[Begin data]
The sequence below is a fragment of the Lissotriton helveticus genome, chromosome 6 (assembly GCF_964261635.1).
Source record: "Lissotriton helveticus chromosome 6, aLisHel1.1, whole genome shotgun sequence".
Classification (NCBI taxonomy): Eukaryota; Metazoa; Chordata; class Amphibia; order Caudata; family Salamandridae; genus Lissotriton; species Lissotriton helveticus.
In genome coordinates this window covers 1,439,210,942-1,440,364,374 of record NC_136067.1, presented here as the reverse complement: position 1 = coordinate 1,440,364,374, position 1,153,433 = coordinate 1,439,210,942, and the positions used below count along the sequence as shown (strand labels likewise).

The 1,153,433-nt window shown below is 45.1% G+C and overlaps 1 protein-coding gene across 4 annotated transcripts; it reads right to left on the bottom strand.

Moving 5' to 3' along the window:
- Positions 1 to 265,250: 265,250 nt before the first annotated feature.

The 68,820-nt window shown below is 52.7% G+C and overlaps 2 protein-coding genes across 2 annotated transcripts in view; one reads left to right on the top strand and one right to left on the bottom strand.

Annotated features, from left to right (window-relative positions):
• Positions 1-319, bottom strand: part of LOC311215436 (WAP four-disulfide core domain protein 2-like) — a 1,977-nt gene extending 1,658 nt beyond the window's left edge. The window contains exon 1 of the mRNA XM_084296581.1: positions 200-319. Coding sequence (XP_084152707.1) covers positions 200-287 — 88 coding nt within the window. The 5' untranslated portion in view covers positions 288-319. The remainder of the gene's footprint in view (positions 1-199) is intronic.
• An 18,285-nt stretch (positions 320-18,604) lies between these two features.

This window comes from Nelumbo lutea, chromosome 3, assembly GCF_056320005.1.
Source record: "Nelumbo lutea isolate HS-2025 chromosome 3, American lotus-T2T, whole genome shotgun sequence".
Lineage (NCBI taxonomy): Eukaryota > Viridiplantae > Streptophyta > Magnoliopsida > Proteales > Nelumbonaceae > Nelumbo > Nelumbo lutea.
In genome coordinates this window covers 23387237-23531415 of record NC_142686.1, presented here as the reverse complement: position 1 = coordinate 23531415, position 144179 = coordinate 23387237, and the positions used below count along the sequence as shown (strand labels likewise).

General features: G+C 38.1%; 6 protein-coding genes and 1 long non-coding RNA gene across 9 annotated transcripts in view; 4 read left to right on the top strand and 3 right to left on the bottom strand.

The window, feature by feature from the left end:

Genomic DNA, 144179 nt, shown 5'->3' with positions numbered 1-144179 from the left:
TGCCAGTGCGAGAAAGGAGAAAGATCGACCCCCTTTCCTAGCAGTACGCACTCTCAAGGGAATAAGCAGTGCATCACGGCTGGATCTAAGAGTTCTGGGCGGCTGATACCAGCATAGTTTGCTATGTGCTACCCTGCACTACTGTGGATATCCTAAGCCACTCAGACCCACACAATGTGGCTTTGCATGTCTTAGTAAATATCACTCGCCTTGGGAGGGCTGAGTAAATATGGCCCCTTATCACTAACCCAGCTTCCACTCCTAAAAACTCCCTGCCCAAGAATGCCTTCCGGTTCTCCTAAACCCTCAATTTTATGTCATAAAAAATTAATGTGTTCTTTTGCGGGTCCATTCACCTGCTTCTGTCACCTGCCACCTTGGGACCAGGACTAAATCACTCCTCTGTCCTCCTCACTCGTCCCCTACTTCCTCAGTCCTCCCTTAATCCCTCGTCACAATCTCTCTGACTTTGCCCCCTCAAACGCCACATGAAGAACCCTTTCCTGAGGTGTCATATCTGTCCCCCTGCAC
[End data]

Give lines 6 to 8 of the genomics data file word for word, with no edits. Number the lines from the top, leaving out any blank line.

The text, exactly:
Moving 5' to 3' along the window:
- Positions 1 to 265,250: 265,250 nt before the first annotated feature.

The 68,820-nt window shown below is 52.7% G+C and overlaps 2 protein-coding genes across 2 annotated transcripts in view; one reads left to right on the top strand and one right to left on the bottom strand.